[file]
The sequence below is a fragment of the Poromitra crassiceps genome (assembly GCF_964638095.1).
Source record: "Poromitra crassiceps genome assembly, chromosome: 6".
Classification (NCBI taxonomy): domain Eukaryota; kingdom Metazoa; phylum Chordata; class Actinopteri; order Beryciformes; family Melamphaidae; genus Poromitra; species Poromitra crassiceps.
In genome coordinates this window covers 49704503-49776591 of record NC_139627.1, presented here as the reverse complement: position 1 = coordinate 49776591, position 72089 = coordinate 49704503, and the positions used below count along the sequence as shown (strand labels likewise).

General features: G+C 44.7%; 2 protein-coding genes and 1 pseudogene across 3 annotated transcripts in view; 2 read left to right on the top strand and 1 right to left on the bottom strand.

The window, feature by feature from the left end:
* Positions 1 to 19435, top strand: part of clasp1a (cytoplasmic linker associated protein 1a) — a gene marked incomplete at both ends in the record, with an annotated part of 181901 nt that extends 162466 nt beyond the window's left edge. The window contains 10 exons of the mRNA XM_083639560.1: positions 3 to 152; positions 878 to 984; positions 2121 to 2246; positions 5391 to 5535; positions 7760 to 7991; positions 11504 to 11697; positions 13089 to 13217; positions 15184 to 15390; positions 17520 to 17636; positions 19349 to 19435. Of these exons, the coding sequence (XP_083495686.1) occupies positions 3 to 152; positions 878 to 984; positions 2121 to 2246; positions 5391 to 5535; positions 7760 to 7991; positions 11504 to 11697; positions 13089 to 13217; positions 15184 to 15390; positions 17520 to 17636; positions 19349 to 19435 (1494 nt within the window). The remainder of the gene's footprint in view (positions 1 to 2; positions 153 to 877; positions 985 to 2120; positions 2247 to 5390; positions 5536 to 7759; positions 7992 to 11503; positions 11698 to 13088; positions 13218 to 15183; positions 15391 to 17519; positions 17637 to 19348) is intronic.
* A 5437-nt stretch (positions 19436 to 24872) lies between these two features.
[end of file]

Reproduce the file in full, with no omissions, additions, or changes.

The sequence below is a fragment of the Poromitra crassiceps genome (assembly GCF_964638095.1).
Source record: "Poromitra crassiceps genome assembly, chromosome: 6".
Classification (NCBI taxonomy): domain Eukaryota; kingdom Metazoa; phylum Chordata; class Actinopteri; order Beryciformes; family Melamphaidae; genus Poromitra; species Poromitra crassiceps.
In genome coordinates this window covers 49704503-49776591 of record NC_139627.1, presented here as the reverse complement: position 1 = coordinate 49776591, position 72089 = coordinate 49704503, and the positions used below count along the sequence as shown (strand labels likewise).

General features: G+C 44.7%; 2 protein-coding genes and 1 pseudogene across 3 annotated transcripts in view; 2 read left to right on the top strand and 1 right to left on the bottom strand.

The window, feature by feature from the left end:
* Positions 1 to 19435, top strand: part of clasp1a (cytoplasmic linker associated protein 1a) — a gene marked incomplete at both ends in the record, with an annotated part of 181901 nt that extends 162466 nt beyond the window's left edge. The window contains 10 exons of the mRNA XM_083639560.1: positions 3 to 152; positions 878 to 984; positions 2121 to 2246; positions 5391 to 5535; positions 7760 to 7991; positions 11504 to 11697; positions 13089 to 13217; positions 15184 to 15390; positions 17520 to 17636; positions 19349 to 19435. Of these exons, the coding sequence (XP_083495686.1) occupies positions 3 to 152; positions 878 to 984; positions 2121 to 2246; positions 5391 to 5535; positions 7760 to 7991; positions 11504 to 11697; positions 13089 to 13217; positions 15184 to 15390; positions 17520 to 17636; positions 19349 to 19435 (1494 nt within the window). The remainder of the gene's footprint in view (positions 1 to 2; positions 153 to 877; positions 985 to 2120; positions 2247 to 5390; positions 5536 to 7759; positions 7992 to 11503; positions 11698 to 13088; positions 13218 to 15183; positions 15391 to 17519; positions 17637 to 19348) is intronic.
* A 5437-nt stretch (positions 19436 to 24872) lies between these two features.